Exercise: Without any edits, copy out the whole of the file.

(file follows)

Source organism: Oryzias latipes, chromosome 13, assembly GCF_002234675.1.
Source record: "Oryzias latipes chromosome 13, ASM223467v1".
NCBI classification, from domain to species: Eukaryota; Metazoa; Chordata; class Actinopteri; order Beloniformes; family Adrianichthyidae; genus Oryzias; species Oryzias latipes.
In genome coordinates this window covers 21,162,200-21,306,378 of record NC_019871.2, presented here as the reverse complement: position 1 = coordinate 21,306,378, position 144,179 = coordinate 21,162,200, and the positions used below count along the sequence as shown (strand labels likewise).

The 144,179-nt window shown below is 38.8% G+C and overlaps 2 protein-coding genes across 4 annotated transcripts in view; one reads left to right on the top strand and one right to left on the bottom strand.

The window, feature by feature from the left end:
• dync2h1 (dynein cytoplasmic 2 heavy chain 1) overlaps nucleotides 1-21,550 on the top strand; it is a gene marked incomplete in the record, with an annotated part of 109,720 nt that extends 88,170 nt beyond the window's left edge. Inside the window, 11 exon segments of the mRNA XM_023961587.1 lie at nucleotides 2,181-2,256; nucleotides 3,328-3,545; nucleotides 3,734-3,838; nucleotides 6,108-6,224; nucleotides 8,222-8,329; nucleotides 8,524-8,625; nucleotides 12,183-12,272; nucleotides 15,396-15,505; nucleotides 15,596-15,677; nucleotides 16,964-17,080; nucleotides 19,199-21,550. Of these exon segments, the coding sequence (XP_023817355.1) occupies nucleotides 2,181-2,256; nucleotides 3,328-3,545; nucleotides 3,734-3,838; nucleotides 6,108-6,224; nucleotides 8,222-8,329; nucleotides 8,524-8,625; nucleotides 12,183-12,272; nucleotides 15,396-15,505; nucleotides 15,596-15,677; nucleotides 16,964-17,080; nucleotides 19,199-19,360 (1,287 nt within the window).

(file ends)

Source organism: Oryzias latipes, chromosome 13, assembly GCF_002234675.1.
Source record: "Oryzias latipes chromosome 13, ASM223467v1".
NCBI classification, from domain to species: Eukaryota; Metazoa; Chordata; class Actinopteri; order Beloniformes; family Adrianichthyidae; genus Oryzias; species Oryzias latipes.
In genome coordinates this window covers 21,162,200-21,306,378 of record NC_019871.2, presented here as the reverse complement: position 1 = coordinate 21,306,378, position 144,179 = coordinate 21,162,200, and the positions used below count along the sequence as shown (strand labels likewise).

The 144,179-nt window shown below is 38.8% G+C and overlaps 2 protein-coding genes across 4 annotated transcripts in view; one reads left to right on the top strand and one right to left on the bottom strand.

The window, feature by feature from the left end:
• dync2h1 (dynein cytoplasmic 2 heavy chain 1) overlaps nucleotides 1-21,550 on the top strand; it is a gene marked incomplete in the record, with an annotated part of 109,720 nt that extends 88,170 nt beyond the window's left edge. Inside the window, 11 exon segments of the mRNA XM_023961587.1 lie at nucleotides 2,181-2,256; nucleotides 3,328-3,545; nucleotides 3,734-3,838; nucleotides 6,108-6,224; nucleotides 8,222-8,329; nucleotides 8,524-8,625; nucleotides 12,183-12,272; nucleotides 15,396-15,505; nucleotides 15,596-15,677; nucleotides 16,964-17,080; nucleotides 19,199-21,550. Of these exon segments, the coding sequence (XP_023817355.1) occupies nucleotides 2,181-2,256; nucleotides 3,328-3,545; nucleotides 3,734-3,838; nucleotides 6,108-6,224; nucleotides 8,222-8,329; nucleotides 8,524-8,625; nucleotides 12,183-12,272; nucleotides 15,396-15,505; nucleotides 15,596-15,677; nucleotides 16,964-17,080; nucleotides 19,199-19,360 (1,287 nt within the window).